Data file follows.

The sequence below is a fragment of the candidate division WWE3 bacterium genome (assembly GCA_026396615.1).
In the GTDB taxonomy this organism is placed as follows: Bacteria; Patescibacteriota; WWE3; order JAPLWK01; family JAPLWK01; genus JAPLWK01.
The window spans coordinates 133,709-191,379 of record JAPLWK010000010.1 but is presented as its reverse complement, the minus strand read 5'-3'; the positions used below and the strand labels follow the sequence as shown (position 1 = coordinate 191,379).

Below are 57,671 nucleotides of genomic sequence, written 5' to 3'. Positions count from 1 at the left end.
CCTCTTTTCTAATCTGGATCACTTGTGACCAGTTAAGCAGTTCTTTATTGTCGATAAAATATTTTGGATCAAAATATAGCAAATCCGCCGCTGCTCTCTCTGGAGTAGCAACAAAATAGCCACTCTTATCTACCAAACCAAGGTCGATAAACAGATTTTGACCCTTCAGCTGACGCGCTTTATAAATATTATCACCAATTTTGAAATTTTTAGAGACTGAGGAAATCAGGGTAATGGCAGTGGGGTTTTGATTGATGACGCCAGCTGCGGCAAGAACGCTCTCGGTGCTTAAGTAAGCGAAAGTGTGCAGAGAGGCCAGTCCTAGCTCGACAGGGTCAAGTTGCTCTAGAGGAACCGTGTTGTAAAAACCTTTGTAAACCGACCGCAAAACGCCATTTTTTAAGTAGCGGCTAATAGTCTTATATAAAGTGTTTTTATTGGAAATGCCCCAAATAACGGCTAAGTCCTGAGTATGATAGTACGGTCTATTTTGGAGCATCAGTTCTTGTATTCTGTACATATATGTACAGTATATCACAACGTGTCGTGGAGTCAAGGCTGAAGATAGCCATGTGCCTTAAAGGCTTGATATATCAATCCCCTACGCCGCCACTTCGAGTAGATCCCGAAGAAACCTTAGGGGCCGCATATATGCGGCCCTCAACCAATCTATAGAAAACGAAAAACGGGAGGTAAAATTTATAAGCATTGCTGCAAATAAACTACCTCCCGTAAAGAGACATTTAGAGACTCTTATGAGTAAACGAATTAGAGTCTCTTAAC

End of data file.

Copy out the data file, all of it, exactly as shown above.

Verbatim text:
The sequence below is a fragment of the candidate division WWE3 bacterium genome (assembly GCA_026396615.1).
In the GTDB taxonomy this organism is placed as follows: Bacteria; Patescibacteriota; WWE3; order JAPLWK01; family JAPLWK01; genus JAPLWK01.
The window spans coordinates 133,709-191,379 of record JAPLWK010000010.1 but is presented as its reverse complement, the minus strand read 5'-3'; the positions used below and the strand labels follow the sequence as shown (position 1 = coordinate 191,379).

Below are 57,671 nucleotides of genomic sequence, written 5' to 3'. Positions count from 1 at the left end.
CCTCTTTTCTAATCTGGATCACTTGTGACCAGTTAAGCAGTTCTTTATTGTCGATAAAATATTTTGGATCAAAATATAGCAAATCCGCCGCTGCTCTCTCTGGAGTAGCAACAAAATAGCCACTCTTATCTACCAAACCAAGGTCGATAAACAGATTTTGACCCTTCAGCTGACGCGCTTTATAAATATTATCACCAATTTTGAAATTTTTAGAGACTGAGGAAATCAGGGTAATGGCAGTGGGGTTTTGATTGATGACGCCAGCTGCGGCAAGAACGCTCTCGGTGCTTAAGTAAGCGAAAGTGTGCAGAGAGGCCAGTCCTAGCTCGACAGGGTCAAGTTGCTCTAGAGGAACCGTGTTGTAAAAACCTTTGTAAACCGACCGCAAAACGCCATTTTTTAAGTAGCGGCTAATAGTCTTATATAAAGTGTTTTTATTGGAAATGCCCCAAATAACGGCTAAGTCCTGAGTATGATAGTACGGTCTATTTTGGAGCATCAGTTCTTGTATTCTGTACATATATGTACAGTATATCACAACGTGTCGTGGAGTCAAGGCTGAAGATAGCCATGTGCCTTAAAGGCTTGATATATCAATCCCCTACGCCGCCACTTCGAGTAGATCCCGAAGAAACCTTAGGGGCCGCATATATGCGGCCCTCAACCAATCTATAGAAAACGAAAAACGGGAGGTAAAATTTATAAGCATTGCTGCAAATAAACTACCTCCCGTAAAGAGACATTTAGAGACTCTTATGAGTAAACGAATTAGAGTCTCTTAAC